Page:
Rest is an often over looked and/or the least preferred component of training. It is a vital piece that needs to be included in all training plans. Everyone will respond differently to training stimulus, so it is important to be on the lookout for signs of overtraining and make adjustments as needed to continue performing at your peak and staying injury free.
It’s understandable to think that working out more is better, but in this case “more” can sabotage your workouts and your overall performance and progress.
Overtraining is excessive frequency, volume or intensity of training, resulting in fatigue.
Is Your Body Telling You You’re Overtraining?
1. Are you getting sick and injured a lot?
Chronically elevated levels of cortisol not only stall your fat loss, but also lower your immunity, making you more susceptible to illness. And, if you are never giving your body a chance to fully recover, you are setting yourself up for potential injury.
2. Are you sore all the time?
Being sore after your workout is normal, and it’s possible your delayed onset muscle soreness (DOMS) won’t peak for another 48 hours. However, being constantly sore is a clear sign that you need to back off and give your muscles an opportunity to fully recover.
3. Have you stopped seeing results?
When you’re consistently stressing your body you are constantly triggering your body’s “fight or flight” response and elevates cortisol levels which, according to orthopedic surgeon, Dr. Jeffrey J. Rocco, can lead to fat storage.
4. Do you feel fatigued and sluggish for the rest of the day after your workout?
You are able complete your workout, but then you are spent for the remainder of the day. A sweat session can be productive, but if it drains you of your energy even after you’ve eaten, it’s time to find out why and how training has become counterproductive.
5. Are you having, what feels like, uncontrollable cravings for comfort foods?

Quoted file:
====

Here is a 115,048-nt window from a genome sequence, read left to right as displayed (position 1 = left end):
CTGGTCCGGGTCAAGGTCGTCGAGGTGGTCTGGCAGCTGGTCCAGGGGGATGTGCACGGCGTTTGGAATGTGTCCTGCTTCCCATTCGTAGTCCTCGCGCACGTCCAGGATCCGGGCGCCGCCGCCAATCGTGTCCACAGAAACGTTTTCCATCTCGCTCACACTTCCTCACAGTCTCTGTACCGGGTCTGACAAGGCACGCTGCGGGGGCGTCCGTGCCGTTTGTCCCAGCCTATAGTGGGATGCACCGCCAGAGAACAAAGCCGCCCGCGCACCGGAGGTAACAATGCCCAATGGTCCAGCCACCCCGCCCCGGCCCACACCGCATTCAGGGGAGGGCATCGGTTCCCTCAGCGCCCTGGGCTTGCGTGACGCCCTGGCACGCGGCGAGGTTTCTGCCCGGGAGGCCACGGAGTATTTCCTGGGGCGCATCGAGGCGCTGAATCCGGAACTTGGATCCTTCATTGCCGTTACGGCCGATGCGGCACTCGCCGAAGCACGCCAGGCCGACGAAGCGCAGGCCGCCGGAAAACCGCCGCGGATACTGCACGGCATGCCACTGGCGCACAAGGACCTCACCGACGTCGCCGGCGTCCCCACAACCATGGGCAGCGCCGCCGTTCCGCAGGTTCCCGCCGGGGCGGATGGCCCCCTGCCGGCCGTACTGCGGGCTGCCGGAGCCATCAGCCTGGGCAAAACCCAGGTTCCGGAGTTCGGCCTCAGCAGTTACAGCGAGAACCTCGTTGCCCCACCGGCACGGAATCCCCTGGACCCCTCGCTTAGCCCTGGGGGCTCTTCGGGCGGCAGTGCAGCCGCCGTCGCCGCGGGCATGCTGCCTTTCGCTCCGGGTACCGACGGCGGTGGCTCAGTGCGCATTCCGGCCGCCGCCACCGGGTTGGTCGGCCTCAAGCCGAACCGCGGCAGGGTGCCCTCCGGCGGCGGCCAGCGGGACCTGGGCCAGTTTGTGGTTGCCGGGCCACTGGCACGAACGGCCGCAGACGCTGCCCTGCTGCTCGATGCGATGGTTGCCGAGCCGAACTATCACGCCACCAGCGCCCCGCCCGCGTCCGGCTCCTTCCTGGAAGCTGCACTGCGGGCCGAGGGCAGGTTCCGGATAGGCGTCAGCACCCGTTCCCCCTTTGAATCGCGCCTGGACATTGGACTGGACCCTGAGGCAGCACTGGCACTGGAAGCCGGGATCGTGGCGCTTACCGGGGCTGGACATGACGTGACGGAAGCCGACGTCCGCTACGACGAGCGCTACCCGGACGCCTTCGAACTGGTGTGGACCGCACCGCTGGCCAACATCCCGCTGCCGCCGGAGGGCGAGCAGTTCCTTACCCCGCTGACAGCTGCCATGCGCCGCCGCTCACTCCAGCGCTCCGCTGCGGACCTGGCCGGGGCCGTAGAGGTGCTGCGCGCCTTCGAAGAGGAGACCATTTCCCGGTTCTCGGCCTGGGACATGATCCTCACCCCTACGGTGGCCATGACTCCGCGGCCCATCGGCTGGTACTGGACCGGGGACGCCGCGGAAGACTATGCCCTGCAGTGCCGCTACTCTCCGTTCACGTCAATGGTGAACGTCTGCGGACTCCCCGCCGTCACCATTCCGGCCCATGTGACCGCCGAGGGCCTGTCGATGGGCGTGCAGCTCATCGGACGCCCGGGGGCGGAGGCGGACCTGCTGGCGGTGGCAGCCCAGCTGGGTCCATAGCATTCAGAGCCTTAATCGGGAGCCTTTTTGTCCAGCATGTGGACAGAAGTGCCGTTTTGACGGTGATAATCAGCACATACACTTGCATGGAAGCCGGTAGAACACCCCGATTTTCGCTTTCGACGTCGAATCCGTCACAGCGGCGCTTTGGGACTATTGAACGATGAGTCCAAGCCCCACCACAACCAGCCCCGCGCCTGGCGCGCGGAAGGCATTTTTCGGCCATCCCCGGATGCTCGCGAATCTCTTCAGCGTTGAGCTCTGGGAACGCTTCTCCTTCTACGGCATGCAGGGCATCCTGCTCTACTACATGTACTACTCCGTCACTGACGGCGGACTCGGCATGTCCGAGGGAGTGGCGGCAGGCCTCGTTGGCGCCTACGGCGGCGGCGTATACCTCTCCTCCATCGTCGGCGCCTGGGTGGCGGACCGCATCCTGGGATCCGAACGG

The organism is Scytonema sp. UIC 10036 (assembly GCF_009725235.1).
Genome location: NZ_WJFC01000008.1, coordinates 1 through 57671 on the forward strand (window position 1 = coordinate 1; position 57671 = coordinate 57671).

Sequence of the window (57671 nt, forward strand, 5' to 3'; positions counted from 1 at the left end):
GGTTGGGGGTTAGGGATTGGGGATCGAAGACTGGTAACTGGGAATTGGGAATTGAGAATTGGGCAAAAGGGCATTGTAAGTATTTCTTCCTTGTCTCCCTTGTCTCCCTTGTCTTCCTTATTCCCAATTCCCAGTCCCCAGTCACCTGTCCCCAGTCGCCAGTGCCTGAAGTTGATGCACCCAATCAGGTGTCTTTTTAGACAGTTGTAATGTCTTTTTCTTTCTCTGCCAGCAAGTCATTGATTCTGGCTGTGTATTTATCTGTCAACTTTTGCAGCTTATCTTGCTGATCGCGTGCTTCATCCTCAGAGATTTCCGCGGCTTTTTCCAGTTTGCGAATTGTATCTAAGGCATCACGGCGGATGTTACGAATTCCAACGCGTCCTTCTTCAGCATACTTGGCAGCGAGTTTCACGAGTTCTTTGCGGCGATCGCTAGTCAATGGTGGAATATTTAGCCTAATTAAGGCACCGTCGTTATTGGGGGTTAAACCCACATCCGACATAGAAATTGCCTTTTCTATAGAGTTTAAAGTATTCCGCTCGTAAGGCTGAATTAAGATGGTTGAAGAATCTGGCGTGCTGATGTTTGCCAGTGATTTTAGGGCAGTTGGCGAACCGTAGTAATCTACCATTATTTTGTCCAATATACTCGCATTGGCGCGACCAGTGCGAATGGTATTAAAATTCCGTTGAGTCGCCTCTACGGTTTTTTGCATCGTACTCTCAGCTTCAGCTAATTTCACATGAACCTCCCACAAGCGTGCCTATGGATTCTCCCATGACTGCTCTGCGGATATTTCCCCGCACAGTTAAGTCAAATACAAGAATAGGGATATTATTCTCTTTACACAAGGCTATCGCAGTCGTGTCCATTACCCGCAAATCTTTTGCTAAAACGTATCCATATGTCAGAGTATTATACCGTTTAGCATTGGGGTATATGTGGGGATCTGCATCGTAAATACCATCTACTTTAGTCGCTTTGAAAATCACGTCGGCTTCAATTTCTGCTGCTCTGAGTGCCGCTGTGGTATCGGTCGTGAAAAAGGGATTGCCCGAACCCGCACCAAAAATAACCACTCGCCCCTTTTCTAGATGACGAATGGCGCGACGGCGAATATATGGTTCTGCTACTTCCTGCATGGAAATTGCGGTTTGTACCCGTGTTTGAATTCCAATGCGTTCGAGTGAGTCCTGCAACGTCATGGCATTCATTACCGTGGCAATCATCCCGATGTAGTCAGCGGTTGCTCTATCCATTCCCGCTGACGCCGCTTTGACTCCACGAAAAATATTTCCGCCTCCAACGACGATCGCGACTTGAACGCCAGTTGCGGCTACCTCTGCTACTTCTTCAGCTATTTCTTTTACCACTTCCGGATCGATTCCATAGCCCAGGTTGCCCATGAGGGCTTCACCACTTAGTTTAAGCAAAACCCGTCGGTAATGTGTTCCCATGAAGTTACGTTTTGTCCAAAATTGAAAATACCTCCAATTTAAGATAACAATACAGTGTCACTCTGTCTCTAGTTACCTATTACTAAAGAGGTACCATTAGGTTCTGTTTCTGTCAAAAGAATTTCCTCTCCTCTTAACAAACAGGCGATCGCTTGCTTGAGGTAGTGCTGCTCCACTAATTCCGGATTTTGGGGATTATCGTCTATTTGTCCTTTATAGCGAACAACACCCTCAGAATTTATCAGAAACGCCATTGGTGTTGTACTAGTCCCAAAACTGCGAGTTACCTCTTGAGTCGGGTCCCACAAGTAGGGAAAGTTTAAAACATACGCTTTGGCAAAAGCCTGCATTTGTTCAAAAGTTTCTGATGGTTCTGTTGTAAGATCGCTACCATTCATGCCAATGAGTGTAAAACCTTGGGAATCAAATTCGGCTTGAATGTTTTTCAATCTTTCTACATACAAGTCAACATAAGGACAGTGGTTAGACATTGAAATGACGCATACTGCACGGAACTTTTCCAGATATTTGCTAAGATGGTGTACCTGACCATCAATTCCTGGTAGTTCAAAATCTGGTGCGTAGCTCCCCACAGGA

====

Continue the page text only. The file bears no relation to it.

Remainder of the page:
Efficient training should go hand-in-hand with a healthy refueling to optimize results. If you have an uncontrollable craving for caffeine and sweet or salty carbohydrates, it is possible your body is craving these to compensate for exhaustion. According to human performance expert, Dr. Phil Maffetone, overtraining often leads to “abnormal hunger or cravings for sweets.”
6. Are you completing your normal training routine?
You’re showing up, but are giving up a little too soon or just going through the motions. It’s a struggle even to get through it, and all you can think about is being done.
7. Are you experiencing behavioral changes like insomnia, depression, irritability or mood swings?
When you’re overtraining, your body’s systems go into overload. Hormones like cortisol and serotonin get out of sync which affects everything you do. Physical and emotional changes in behavior are an indication you probably need to take a step back from your training schedule.
8. Are you putting fitness before everything else in your life?
Training is important, but if you are consistently choosing your workouts over social engagements or even much-needed sleep, it might be time to reassess your goals and priorities.
Listen to your body. Our built-in protective mechanisms are there for a reason and will tell us what our body needs.
What is your body telling you?
If you’re overtraining, plan a rest period. Maybe do a day or two of no workouts at all or a few days of easy workouts will be all that you need. You may need several weeks. Don’t return to max training until you’re feeling like energetic self again.
By avoiding extremes you will workout stronger, run farther, make more progress and significantly reduce the risk of injury. Adding balance to your training decreases burnout and you’ll find yourself feeling more motivated and enjoying your training.
Take care of your body. It’s the only place you have to live. ~Jim Rohn
This web site is not intended as a substitute for the medical advice and supervision of your personal physician. Consult with your physician if you have any concerns regarding your health.
I would love to chat:
Have you experienced overtraining? Did you answer yes to any of these questions? Do you include rest in your training plan?
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